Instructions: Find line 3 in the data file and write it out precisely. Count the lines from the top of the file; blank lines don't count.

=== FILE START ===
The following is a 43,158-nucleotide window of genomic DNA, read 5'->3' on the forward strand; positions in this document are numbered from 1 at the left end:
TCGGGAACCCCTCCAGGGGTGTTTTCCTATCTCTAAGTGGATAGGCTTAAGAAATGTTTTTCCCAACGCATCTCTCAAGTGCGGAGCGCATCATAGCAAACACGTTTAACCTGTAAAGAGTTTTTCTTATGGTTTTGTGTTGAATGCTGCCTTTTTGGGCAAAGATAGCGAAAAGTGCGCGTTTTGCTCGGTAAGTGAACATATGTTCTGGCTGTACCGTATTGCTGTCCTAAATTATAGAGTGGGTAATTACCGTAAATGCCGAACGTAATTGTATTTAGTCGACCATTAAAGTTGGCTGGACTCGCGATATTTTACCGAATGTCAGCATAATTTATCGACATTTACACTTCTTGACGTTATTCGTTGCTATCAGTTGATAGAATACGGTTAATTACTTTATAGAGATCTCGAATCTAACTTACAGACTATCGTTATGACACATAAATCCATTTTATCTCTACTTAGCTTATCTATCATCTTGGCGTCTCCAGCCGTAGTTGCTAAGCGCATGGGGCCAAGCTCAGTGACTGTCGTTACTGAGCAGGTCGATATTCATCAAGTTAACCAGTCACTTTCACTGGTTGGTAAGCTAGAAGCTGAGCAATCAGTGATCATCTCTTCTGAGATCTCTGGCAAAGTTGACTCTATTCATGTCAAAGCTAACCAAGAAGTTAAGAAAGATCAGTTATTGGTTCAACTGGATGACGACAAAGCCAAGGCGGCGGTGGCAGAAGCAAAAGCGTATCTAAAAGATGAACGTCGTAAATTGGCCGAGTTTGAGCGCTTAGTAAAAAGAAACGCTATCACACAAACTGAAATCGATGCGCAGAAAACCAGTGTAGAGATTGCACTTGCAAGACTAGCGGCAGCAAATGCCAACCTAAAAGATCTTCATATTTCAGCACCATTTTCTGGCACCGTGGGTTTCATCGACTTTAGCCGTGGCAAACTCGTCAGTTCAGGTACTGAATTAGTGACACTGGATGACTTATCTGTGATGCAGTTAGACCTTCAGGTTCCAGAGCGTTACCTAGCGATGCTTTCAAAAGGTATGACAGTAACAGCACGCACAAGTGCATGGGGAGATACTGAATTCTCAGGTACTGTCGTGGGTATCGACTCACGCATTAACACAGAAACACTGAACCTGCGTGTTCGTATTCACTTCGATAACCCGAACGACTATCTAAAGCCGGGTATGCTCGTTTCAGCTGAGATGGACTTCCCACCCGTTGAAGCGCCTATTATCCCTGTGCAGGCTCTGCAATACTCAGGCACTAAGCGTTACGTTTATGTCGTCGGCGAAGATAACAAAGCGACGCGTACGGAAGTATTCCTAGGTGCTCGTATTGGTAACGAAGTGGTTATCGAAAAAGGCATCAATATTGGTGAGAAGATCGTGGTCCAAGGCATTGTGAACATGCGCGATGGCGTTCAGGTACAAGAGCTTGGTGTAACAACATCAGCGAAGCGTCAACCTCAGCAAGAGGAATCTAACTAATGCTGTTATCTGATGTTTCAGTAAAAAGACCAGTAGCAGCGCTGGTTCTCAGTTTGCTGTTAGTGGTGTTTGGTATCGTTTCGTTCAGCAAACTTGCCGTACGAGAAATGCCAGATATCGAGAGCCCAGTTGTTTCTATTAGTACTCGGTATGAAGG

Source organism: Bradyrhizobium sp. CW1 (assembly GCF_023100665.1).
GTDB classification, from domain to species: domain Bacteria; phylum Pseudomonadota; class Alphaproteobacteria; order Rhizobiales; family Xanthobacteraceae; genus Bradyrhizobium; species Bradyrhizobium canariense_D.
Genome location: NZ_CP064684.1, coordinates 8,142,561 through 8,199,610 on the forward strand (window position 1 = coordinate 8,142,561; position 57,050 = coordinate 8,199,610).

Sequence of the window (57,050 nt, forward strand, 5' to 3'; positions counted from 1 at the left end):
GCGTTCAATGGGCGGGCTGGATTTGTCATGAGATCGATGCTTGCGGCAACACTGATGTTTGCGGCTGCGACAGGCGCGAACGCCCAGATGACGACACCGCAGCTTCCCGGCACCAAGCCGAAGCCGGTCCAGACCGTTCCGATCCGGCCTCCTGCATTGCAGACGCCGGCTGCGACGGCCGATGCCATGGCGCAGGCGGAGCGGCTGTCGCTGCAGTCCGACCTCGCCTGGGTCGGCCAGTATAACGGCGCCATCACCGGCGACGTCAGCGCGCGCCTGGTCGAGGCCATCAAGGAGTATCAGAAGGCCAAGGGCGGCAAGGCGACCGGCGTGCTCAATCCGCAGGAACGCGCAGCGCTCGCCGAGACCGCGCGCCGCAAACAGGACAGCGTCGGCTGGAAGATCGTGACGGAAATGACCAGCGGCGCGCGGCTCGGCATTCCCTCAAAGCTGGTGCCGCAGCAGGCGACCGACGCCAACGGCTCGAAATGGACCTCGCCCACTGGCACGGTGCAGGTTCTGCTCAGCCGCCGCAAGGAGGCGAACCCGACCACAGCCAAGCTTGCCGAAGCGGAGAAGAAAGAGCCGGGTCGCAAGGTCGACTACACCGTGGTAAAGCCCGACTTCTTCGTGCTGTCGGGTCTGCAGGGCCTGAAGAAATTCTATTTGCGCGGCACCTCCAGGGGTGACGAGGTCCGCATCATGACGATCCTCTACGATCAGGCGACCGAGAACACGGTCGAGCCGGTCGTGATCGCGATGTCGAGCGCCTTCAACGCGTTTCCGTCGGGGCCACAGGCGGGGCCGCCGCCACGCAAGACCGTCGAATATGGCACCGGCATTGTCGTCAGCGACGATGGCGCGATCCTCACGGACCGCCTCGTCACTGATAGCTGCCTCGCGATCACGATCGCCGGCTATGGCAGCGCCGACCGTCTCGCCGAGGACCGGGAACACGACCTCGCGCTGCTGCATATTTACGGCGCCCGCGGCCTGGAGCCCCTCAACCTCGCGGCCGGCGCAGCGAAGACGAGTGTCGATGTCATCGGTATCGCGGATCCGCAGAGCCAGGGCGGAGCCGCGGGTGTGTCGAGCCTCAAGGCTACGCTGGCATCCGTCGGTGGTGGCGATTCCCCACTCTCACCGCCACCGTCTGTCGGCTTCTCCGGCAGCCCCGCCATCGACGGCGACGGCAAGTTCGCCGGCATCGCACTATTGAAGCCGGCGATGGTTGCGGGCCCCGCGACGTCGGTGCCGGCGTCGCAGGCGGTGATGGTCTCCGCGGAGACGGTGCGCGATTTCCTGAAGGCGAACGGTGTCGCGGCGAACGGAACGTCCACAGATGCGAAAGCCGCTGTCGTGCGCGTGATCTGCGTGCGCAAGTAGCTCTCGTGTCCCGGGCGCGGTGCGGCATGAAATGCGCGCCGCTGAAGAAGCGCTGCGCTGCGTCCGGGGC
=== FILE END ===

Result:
Source organism: Bradyrhizobium sp. CW1 (assembly GCF_023100665.1).